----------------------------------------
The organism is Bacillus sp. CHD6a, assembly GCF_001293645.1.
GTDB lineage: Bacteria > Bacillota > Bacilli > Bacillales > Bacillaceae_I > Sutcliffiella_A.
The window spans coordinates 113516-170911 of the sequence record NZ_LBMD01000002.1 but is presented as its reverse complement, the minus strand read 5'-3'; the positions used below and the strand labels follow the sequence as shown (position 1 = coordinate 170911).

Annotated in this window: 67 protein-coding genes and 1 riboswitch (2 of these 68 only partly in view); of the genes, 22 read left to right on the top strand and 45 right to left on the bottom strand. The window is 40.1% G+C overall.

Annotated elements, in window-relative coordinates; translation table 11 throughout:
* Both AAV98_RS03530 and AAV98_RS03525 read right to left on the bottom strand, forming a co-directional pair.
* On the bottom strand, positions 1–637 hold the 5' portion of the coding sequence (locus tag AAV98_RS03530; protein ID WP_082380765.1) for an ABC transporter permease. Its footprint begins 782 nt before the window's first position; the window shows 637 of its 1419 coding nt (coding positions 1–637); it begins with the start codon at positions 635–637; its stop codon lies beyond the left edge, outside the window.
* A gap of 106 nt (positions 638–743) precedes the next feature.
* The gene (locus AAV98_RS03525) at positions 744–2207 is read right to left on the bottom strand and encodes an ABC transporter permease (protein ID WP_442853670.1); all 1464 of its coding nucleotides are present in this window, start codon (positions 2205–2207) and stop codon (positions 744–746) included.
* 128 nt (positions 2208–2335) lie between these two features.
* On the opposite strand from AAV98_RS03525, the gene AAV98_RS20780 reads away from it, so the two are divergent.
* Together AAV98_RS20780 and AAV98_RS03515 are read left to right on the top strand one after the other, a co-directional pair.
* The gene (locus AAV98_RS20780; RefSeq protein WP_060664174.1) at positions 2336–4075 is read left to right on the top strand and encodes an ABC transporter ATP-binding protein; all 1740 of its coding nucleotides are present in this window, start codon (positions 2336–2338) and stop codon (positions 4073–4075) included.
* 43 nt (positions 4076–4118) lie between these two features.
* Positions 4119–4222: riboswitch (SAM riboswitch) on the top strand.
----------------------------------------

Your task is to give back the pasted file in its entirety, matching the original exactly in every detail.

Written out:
The organism is Bacillus sp. CHD6a, assembly GCF_001293645.1.
GTDB lineage: Bacteria > Bacillota > Bacilli > Bacillales > Bacillaceae_I > Sutcliffiella_A.
The window spans coordinates 113516-170911 of the sequence record NZ_LBMD01000002.1 but is presented as its reverse complement, the minus strand read 5'-3'; the positions used below and the strand labels follow the sequence as shown (position 1 = coordinate 170911).

Annotated in this window: 67 protein-coding genes and 1 riboswitch (2 of these 68 only partly in view); of the genes, 22 read left to right on the top strand and 45 right to left on the bottom strand. The window is 40.1% G+C overall.

Annotated elements, in window-relative coordinates; translation table 11 throughout:
* Both AAV98_RS03530 and AAV98_RS03525 read right to left on the bottom strand, forming a co-directional pair.
* On the bottom strand, positions 1–637 hold the 5' portion of the coding sequence (locus tag AAV98_RS03530; protein ID WP_082380765.1) for an ABC transporter permease. Its footprint begins 782 nt before the window's first position; the window shows 637 of its 1419 coding nt (coding positions 1–637); it begins with the start codon at positions 635–637; its stop codon lies beyond the left edge, outside the window.
* A gap of 106 nt (positions 638–743) precedes the next feature.
* The gene (locus AAV98_RS03525) at positions 744–2207 is read right to left on the bottom strand and encodes an ABC transporter permease (protein ID WP_442853670.1); all 1464 of its coding nucleotides are present in this window, start codon (positions 2205–2207) and stop codon (positions 744–746) included.
* 128 nt (positions 2208–2335) lie between these two features.
* On the opposite strand from AAV98_RS03525, the gene AAV98_RS20780 reads away from it, so the two are divergent.
* Together AAV98_RS20780 and AAV98_RS03515 are read left to right on the top strand one after the other, a co-directional pair.
* The gene (locus AAV98_RS20780; RefSeq protein WP_060664174.1) at positions 2336–4075 is read left to right on the top strand and encodes an ABC transporter ATP-binding protein; all 1740 of its coding nucleotides are present in this window, start codon (positions 2336–2338) and stop codon (positions 4073–4075) included.
* 43 nt (positions 4076–4118) lie between these two features.
* Positions 4119–4222: riboswitch (SAM riboswitch) on the top strand.